The use of mobile devices is as commonplace today as drinking bottled water.

The U.S. market alone boasts of more than 191.4 million smartphone owners. It’s no wonder that even small local businesses are coming to terms with just how important it is to be mobile-friendly nowadays. From checking social media apps, applying for jobs, to shopping – people literally hold the world at the palm of their hands.

To catch up to this growing demand, web developers need to be twice as creative and careful. Although mobile websites have been around for some time, it’s still rather young. Just because everything is viewable doesn’t mean they’re all working as intended. Be the webmaster brands and businesses can rely on: spot these top five mobile site mistakes before they ruin conversion.

#5 Insufficient and/or Unplayable Content

Content is the heart and soul of a mobile website. Get it wrong, and you could lose valuable visitors. Get it right, and the rewards are tenfold. Content refers to everything on a site: from your images, copy, to videos. According to a 2014 Mobile Behavior Report from SalesForce, a surprising 54% of survey respondents said that mobile websites do NOT offer enough content.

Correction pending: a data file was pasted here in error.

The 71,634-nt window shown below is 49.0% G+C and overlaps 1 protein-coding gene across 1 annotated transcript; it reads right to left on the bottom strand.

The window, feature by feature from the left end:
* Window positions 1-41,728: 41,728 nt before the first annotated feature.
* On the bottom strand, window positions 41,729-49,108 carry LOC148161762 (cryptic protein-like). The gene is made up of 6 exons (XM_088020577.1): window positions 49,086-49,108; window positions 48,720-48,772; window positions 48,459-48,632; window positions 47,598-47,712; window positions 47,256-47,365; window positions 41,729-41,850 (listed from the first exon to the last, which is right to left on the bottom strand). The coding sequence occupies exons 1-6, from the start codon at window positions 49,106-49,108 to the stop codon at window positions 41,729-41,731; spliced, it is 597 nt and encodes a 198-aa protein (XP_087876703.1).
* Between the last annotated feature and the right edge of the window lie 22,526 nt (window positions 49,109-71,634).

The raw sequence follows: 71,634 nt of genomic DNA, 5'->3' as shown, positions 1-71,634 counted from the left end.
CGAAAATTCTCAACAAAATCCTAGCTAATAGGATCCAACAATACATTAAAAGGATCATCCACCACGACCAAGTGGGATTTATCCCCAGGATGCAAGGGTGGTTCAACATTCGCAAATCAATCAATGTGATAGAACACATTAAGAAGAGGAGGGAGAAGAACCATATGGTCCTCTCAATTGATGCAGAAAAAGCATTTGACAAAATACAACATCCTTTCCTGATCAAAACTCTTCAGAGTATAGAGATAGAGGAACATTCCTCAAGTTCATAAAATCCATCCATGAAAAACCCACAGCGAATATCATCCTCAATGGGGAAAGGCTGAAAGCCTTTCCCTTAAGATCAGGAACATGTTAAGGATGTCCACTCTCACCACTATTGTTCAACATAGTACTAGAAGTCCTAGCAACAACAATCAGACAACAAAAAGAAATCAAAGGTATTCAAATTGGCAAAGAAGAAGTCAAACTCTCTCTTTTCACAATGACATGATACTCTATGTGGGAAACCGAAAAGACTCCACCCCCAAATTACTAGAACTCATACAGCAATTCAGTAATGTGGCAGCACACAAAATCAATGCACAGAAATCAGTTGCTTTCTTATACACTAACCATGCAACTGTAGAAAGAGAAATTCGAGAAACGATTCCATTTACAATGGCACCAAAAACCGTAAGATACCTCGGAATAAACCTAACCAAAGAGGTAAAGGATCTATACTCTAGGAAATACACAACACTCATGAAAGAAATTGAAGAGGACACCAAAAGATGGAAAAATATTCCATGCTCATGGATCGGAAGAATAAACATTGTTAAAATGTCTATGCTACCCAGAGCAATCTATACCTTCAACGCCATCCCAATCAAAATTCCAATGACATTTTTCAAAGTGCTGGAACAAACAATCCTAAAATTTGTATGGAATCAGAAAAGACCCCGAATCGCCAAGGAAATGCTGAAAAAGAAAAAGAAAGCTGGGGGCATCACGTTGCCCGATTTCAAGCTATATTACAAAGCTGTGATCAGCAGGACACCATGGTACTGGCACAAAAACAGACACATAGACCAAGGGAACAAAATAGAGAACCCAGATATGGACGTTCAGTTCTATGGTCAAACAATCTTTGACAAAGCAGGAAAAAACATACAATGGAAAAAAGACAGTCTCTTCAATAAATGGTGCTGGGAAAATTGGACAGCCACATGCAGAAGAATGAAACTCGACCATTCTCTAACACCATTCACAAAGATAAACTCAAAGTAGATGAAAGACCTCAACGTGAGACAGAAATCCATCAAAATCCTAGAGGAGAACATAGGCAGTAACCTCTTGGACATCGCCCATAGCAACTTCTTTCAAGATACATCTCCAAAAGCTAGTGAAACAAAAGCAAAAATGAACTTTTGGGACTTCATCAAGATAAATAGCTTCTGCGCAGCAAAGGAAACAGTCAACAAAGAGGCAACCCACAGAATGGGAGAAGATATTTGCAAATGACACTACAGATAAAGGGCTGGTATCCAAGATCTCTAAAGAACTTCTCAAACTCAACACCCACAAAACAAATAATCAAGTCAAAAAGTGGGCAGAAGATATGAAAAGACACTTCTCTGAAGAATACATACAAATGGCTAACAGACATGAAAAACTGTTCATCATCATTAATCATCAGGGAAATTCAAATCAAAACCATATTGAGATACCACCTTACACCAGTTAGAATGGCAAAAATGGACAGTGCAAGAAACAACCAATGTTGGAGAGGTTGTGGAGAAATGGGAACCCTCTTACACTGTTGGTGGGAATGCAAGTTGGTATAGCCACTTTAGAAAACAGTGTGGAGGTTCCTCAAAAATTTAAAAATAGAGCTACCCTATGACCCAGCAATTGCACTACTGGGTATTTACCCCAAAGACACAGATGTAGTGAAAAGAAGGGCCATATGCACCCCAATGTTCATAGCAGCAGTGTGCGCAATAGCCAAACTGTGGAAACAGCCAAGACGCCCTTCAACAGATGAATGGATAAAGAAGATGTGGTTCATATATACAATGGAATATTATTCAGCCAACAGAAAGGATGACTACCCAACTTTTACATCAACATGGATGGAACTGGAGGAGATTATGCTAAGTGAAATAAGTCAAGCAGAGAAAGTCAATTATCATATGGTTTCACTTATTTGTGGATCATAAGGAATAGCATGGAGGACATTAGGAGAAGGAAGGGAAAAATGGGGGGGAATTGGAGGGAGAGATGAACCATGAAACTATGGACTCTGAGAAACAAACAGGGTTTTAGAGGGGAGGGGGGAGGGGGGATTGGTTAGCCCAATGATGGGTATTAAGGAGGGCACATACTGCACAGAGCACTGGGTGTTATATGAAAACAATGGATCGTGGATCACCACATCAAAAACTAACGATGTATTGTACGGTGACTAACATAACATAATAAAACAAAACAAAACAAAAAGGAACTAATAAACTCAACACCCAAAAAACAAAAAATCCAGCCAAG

Solve this dilemma by talking to your client about their business objectives. What do they plan to achieve with their mobile site? Who are their target customers? What do these people want to see? Ask the help of a seasoned web designer to create a mock-up so everyone can see where each piece of content should go.


Another issue when it comes to content is unplayable elements. Embedded videos or podcasts are common culprits. To avoid this problem, make sure to use HTML5 standards for media files AND utilize multimedia players that are playable on all devices. As an added measure, supply a video transcript so that users will still have an idea on what the content was about even if it encounters technical troubles.

#4 Irrelevant Redirects/Mobile-Only 404s